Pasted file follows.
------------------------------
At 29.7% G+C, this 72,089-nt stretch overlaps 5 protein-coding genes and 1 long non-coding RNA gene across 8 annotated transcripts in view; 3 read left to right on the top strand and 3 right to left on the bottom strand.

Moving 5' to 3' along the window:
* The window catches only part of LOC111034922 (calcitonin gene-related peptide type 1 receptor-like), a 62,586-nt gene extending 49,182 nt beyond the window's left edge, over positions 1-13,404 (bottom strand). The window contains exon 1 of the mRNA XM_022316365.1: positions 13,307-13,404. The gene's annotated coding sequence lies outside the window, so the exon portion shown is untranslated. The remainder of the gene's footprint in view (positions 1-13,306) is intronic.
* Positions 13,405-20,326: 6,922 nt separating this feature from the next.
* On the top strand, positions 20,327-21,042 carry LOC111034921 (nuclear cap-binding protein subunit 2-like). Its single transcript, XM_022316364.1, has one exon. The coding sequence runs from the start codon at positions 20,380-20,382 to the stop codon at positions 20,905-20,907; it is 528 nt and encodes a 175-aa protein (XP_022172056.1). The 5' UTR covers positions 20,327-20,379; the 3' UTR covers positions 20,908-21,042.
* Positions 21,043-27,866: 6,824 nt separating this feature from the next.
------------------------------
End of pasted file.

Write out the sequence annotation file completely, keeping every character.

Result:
At 29.7% G+C, this 72,089-nt stretch overlaps 5 protein-coding genes and 1 long non-coding RNA gene across 8 annotated transcripts in view; 3 read left to right on the top strand and 3 right to left on the bottom strand.

Moving 5' to 3' along the window:
* The window catches only part of LOC111034922 (calcitonin gene-related peptide type 1 receptor-like), a 62,586-nt gene extending 49,182 nt beyond the window's left edge, over positions 1-13,404 (bottom strand). The window contains exon 1 of the mRNA XM_022316365.1: positions 13,307-13,404. The gene's annotated coding sequence lies outside the window, so the exon portion shown is untranslated. The remainder of the gene's footprint in view (positions 1-13,306) is intronic.
* Positions 13,405-20,326: 6,922 nt separating this feature from the next.
* On the top strand, positions 20,327-21,042 carry LOC111034921 (nuclear cap-binding protein subunit 2-like). Its single transcript, XM_022316364.1, has one exon. The coding sequence runs from the start codon at positions 20,380-20,382 to the stop codon at positions 20,905-20,907; it is 528 nt and encodes a 175-aa protein (XP_022172056.1). The 5' UTR covers positions 20,327-20,379; the 3' UTR covers positions 20,908-21,042.
* Positions 21,043-27,866: 6,824 nt separating this feature from the next.